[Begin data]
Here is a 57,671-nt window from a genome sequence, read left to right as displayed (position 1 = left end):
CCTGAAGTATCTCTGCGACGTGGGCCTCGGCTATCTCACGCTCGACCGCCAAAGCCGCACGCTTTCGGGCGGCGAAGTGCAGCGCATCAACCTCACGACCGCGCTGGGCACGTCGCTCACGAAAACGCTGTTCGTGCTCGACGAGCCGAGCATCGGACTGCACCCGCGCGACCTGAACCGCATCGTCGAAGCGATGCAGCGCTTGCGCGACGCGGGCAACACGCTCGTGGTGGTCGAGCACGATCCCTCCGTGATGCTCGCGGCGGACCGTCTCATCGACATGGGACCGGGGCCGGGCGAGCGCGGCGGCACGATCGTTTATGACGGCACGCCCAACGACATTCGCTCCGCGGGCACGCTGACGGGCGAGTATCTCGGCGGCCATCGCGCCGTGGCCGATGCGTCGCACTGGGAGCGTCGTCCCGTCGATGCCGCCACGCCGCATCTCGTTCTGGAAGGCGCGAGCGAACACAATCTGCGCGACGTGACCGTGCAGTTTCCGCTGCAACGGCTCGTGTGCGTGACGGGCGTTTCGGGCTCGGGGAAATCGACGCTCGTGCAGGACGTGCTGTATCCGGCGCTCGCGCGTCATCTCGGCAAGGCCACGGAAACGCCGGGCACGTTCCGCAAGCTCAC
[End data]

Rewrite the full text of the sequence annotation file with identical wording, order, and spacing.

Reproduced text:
Here is a 57,671-nt window from a genome sequence, read left to right as displayed (position 1 = left end):
CCTGAAGTATCTCTGCGACGTGGGCCTCGGCTATCTCACGCTCGACCGCCAAAGCCGCACGCTTTCGGGCGGCGAAGTGCAGCGCATCAACCTCACGACCGCGCTGGGCACGTCGCTCACGAAAACGCTGTTCGTGCTCGACGAGCCGAGCATCGGACTGCACCCGCGCGACCTGAACCGCATCGTCGAAGCGATGCAGCGCTTGCGCGACGCGGGCAACACGCTCGTGGTGGTCGAGCACGATCCCTCCGTGATGCTCGCGGCGGACCGTCTCATCGACATGGGACCGGGGCCGGGCGAGCGCGGCGGCACGATCGTTTATGACGGCACGCCCAACGACATTCGCTCCGCGGGCACGCTGACGGGCGAGTATCTCGGCGGCCATCGCGCCGTGGCCGATGCGTCGCACTGGGAGCGTCGTCCCGTCGATGCCGCCACGCCGCATCTCGTTCTGGAAGGCGCGAGCGAACACAATCTGCGCGACGTGACCGTGCAGTTTCCGCTGCAACGGCTCGTGTGCGTGACGGGCGTTTCGGGCTCGGGGAAATCGACGCTCGTGCAGGACGTGCTGTATCCGGCGCTCGCGCGTCATCTCGGCAAGGCCACGGAAACGCCGGGCACGTTCCGCAAGCTCAC